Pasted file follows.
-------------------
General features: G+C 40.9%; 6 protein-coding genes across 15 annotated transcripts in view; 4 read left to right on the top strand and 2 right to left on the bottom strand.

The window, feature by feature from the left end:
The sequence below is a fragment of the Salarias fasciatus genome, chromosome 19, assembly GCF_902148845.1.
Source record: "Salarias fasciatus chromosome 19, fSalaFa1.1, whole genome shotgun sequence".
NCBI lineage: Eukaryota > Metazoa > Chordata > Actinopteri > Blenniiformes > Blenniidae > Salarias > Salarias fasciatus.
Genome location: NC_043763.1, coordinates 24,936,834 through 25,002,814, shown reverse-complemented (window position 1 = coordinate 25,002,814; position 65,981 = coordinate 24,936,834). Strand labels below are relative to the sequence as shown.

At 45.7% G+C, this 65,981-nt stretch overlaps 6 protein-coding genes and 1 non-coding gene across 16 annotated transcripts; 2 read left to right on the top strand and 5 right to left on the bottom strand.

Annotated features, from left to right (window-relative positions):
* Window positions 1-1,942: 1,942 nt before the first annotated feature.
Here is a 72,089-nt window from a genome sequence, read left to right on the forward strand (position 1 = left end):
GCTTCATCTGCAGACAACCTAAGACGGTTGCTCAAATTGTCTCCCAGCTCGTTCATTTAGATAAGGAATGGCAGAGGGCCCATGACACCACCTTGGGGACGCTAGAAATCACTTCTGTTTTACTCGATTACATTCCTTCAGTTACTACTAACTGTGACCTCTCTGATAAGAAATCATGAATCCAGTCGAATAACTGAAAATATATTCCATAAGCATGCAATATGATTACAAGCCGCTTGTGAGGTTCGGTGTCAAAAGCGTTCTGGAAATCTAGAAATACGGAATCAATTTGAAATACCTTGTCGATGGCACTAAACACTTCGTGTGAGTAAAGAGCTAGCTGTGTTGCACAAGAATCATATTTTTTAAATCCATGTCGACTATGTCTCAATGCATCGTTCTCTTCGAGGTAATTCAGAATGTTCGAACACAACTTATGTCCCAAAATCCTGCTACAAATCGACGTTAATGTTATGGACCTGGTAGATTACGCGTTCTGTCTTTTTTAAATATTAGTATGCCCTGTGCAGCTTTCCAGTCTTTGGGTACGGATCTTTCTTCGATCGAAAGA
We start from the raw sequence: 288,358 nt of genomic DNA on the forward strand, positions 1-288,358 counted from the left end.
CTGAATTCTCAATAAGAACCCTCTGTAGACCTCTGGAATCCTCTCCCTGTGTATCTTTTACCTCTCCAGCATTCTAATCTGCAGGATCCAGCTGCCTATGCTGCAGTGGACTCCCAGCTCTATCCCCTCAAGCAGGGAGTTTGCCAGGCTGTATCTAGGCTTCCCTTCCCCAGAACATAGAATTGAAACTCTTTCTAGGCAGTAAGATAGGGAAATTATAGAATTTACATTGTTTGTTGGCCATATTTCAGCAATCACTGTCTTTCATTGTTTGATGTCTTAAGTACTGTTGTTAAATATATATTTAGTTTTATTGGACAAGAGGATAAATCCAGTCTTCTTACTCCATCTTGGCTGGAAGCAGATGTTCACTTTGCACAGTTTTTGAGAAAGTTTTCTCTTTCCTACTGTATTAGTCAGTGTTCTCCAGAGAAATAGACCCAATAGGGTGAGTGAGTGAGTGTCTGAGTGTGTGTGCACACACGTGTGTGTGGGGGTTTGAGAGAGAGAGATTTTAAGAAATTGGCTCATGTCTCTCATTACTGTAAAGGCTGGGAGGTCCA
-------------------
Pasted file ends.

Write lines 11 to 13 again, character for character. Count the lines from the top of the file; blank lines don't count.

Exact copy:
GCTTCATCTGCAGACAACCTAAGACGGTTGCTCAAATTGTCTCCCAGCTCGTTCATTTAGATAAGGAATGGCAGAGGGCCCATGACACCACCTTGGGGACGCTAGAAATCACTTCTGTTTTACTCGATTACATTCCTTCAGTTACTACTAACTGTGACCTCTCTGATAAGAAATCATGAATCCAGTCGAATAACTGAAAATATATTCCATAAGCATGCAATATGATTACAAGCCGCTTGTGAGGTTCGGTGTCAAAAGCGTTCTGGAAATCTAGAAATACGGAATCAATTTGAAATACCTTGTCGATGGCACTAAACACTTCGTGTGAGTAAAGAGCTAGCTGTGTTGCACAAGAATCATATTTTTTAAATCCATGTCGACTATGTCTCAATGCATCGTTCTCTTCGAGGTAATTCAGAATGTTCGAACACAACTTATGTCCCAAAATCCTGCTACAAATCGACGTTAATGTTATGGACCTGGTAGATTACGCGTTCTGTCTTTTTTAAATATTAGTATGCCCTGTGCAGCTTTCCAGTCTTTGGGTACGGATCTTTCTTCGATCGAAAGA
We start from the raw sequence: 288,358 nt of genomic DNA on the forward strand, positions 1-288,358 counted from the left end.
CTGAATTCTCAATAAGAACCCTCTGTAGACCTCTGGAATCCTCTCCCTGTGTATCTTTTACCTCTCCAGCATTCTAATCTGCAGGATCCAGCTGCCTATGCTGCAGTGGACTCCCAGCTCTATCCCCTCAAGCAGGGAGTTTGCCAGGCTGTATCTAGGCTTCCCTTCCCCAGAACATAGAATTGAAACTCTTTCTAGGCAGTAAGATAGGGAAATTATAGAATTTACATTGTTTGTTGGCCATATTTCAGCAATCACTGTCTTTCATTGTTTGATGTCTTAAGTACTGTTGTTAAATATATATTTAGTTTTATTGGACAAGAGGATAAATCCAGTCTTCTTACTCCATCTTGGCTGGAAGCAGATGTTCACTTTGCACAGTTTTTGAGAAAGTTTTCTCTTTCCTACTGTATTAGTCAGTGTTCTCCAGAGAAATAGACCCAATAGGGTGAGTGAGTGAGTGTCTGAGTGTGTGTGCACACACGTGTGTGTGGGGGTTTGAGAGAGAGAGATTTTAAGAAATTGGCTCATGTCTCTCATTACTGTAAAGGCTGGGAGGTCCA